R.A. Salvatore has a prolific history of science fiction and fantasy novels that stretches back into the late ‘80s. A character named Drizzt Do’Urden has become a breadwinner of sorts for him, appearing in his novels for just over 18 years. Drizzt, a dark elf (drow), is an anti-stereotype for his race, preferring friendship and peace to the hatred and violence characteristic of his people. Drizzt’s unusual nature creates ample conflict for Salvatore to turn into epic stories of friendship and noble courage (and in turn a voluminous number of novels).
Sojourn is the third installment of The Legend of Drizzt series, which is based in the “Forgotten Realms” setting, part of the world of Dungeons and Dragons. From the outset, Sojourn quickly immerses the reader in Salvatore’s world. The book is conscious of the importance of its past, and brings the reader up to date with both a recap page and two pages of Drizzt character history. A sense of epic is conveyed in the first few pages and grows steadily stronger throughout the book. It’s apparent that The Legend of Drizzt isn’t a simple start-to-finish comic book story. The tale presents itself as immense, with the reader only catching a glimpse of what has happened so far and what is to come.
In book three, Drizzt has escaped the clutches of his family and race. His mother had tried to kill him by sending the reanimated corpse of his father as an assassin. As a testament to his special righteousness, Drizzt does all in his power to escape this particular flavor of parental nurturing. After doing his best to disentangle himself from the evil underground world of the drow, Drizzt decides to live on the surface where he will certainly face discrimination, but hopes to overcome it and make a better life for himself. His first adventure comes when he meets a band of semi-intelligent Gnolls (creatures with human bodies and dogs heads), and decides to kill them rather than help them slaughter and eat villagers.
I haven’t read any of Salvatore’s other books, but based on Sojourn I think a common theme can probably be found in all of them. Villains are nearly always motivated by hunger (for power or food or both) which leads them to try and consume helpless innocents and/or the protagonist. Eating good people is nearly always an unforgivable sin, so naturally the villains are hacked apart in the end.
With Drizzt, Salvatore attempts to fashion a character that faces internal struggle and is more multifaceted than the typical fantasy or comic book hero. Not only is Drizzt supposed to break the mold for his own fictional people, the drow, but also for his genre of fiction. Salvatore is, however, largely unsuccessful in this. Any blood Drizzt finds on his hands is quickly justified and most “internal” conflict is superficial at best. While being significantly more complicated than ordinary stories of its genre, Sojourn quickly slides into the battle between polar opposites of good and evil. The good guys are motivated by being “good”, and the bad guys are motivated by being “evil”, and ultimately it is as simple as that.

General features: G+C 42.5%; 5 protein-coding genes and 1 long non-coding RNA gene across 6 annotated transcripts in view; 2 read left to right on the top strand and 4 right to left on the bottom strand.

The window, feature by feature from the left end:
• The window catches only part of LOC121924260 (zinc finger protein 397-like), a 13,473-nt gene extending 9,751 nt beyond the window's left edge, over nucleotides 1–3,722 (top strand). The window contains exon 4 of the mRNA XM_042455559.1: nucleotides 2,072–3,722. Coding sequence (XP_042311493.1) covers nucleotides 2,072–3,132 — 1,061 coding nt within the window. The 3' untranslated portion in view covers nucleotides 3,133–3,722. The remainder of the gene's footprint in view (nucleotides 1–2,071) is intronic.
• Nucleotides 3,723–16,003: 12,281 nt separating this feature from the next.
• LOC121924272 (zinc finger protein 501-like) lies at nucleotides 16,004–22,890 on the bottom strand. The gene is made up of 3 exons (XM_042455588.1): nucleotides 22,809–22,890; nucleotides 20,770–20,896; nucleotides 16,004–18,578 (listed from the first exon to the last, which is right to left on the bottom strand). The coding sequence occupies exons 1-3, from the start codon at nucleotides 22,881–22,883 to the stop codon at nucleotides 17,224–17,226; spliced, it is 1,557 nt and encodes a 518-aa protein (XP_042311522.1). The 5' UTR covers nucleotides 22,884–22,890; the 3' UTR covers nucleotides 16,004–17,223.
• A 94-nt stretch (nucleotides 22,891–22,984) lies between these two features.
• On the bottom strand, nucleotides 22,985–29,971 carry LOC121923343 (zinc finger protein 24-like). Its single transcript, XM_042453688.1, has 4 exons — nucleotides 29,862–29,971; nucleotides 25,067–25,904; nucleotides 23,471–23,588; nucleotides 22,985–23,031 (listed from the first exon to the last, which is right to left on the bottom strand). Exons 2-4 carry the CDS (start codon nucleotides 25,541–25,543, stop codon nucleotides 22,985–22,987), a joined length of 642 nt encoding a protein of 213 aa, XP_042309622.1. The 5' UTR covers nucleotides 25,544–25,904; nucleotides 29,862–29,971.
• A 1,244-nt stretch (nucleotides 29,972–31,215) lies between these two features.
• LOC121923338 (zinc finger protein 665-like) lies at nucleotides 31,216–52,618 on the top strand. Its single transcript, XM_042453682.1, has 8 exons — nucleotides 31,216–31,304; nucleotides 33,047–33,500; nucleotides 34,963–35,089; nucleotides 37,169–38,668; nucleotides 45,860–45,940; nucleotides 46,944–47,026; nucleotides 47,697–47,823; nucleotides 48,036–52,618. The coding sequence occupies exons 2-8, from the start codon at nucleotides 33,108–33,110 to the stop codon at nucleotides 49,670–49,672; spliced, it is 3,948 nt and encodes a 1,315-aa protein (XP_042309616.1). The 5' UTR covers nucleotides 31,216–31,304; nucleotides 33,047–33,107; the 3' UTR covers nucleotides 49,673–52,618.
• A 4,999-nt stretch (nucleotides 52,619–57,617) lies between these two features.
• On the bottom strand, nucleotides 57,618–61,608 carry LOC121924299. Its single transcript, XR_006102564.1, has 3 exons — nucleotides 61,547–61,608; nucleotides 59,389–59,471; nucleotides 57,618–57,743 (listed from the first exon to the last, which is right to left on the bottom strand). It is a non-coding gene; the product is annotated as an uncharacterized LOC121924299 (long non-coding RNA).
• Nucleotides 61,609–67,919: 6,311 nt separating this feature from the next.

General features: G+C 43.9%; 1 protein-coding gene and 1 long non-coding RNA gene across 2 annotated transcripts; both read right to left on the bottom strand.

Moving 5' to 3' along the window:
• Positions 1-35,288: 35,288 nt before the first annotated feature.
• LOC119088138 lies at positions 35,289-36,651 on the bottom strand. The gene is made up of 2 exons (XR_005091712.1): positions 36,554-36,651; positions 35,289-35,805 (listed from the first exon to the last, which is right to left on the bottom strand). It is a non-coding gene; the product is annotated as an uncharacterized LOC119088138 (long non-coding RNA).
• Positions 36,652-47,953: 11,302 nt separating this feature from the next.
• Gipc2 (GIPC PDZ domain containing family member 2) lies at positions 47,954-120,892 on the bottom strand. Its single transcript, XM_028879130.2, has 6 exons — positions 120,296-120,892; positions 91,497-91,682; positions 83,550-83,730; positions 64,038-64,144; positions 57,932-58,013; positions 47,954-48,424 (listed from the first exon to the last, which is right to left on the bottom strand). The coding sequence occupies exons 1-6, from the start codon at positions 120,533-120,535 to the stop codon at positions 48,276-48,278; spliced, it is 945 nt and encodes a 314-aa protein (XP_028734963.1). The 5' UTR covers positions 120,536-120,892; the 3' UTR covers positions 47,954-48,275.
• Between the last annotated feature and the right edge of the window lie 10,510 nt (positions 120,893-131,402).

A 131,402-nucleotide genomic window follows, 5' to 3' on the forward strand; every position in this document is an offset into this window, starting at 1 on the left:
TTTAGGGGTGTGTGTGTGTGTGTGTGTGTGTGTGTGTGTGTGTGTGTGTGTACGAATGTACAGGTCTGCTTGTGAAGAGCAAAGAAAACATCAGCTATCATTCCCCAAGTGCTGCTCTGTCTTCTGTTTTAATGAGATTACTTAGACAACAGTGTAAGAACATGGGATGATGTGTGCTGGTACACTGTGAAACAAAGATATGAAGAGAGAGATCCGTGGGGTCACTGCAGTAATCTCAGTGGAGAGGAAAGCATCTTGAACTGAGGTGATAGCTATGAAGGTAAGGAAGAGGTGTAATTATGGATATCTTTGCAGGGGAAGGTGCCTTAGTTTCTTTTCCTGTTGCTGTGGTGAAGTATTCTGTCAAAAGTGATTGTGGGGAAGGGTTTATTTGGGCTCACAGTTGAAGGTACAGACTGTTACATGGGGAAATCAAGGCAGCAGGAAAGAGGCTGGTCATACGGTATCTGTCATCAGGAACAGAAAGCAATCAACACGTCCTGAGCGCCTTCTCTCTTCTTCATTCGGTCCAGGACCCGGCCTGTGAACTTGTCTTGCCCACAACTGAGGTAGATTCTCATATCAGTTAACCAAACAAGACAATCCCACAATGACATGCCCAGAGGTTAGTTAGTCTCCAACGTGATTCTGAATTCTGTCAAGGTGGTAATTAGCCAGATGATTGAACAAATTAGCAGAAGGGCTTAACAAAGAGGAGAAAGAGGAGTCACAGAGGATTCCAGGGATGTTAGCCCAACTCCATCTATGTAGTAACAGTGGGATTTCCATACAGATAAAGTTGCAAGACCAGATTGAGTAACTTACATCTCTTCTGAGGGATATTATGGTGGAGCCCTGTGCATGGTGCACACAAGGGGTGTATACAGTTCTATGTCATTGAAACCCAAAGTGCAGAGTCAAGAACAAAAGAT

This is not to say that Salvatore’s writing is not interesting, but it is far from compelling. The characters are nearly impossible to sympathize with. The not-so-subtle “discrimination is bad” overtones are employed almost solely as a plot instigator, serving only minimally to create character depth. Sojourn only escapes the feel of a Saturday morning cartoon when violence erupts and results in bloody carnage. Exacerbating the artifice of the book, the third person omniscient narrator stumbles over himself to fill in the gaps between the bubbles of rigid dialogue. The narration often feels juvenile and unnecessary, frequently serving only to describe what is obviously happening in each panel.
Much of Sojourn is spent impressing upon the reader the goodness of Drizzt and the evilness of his adversaries. The tension between the two parties builds and builds until finally culminating in a severely anticlimactic fight scene. A true sense of peril for Drizzt is absent from the action not just here but throughout the book. He snoops around in a world of weak beings, himself not unlike the gods of Greek mythology, trying to find a place among the mortals. Drizzt desperately seeks trust and acceptance, but his good intentions are usually met with fear and rejection. The complex social and relational intricacies available to Salvatore are abandoned in favor of developing his sprawling and elaborate setting. Instead of attaching readers to a few polished characters, he introduces a pack of diverse but undeveloped protagonists and villains. The wide variety of characters is interesting, but they almost feel more like elements of setting, rather than long-lasting or identifiable individuals.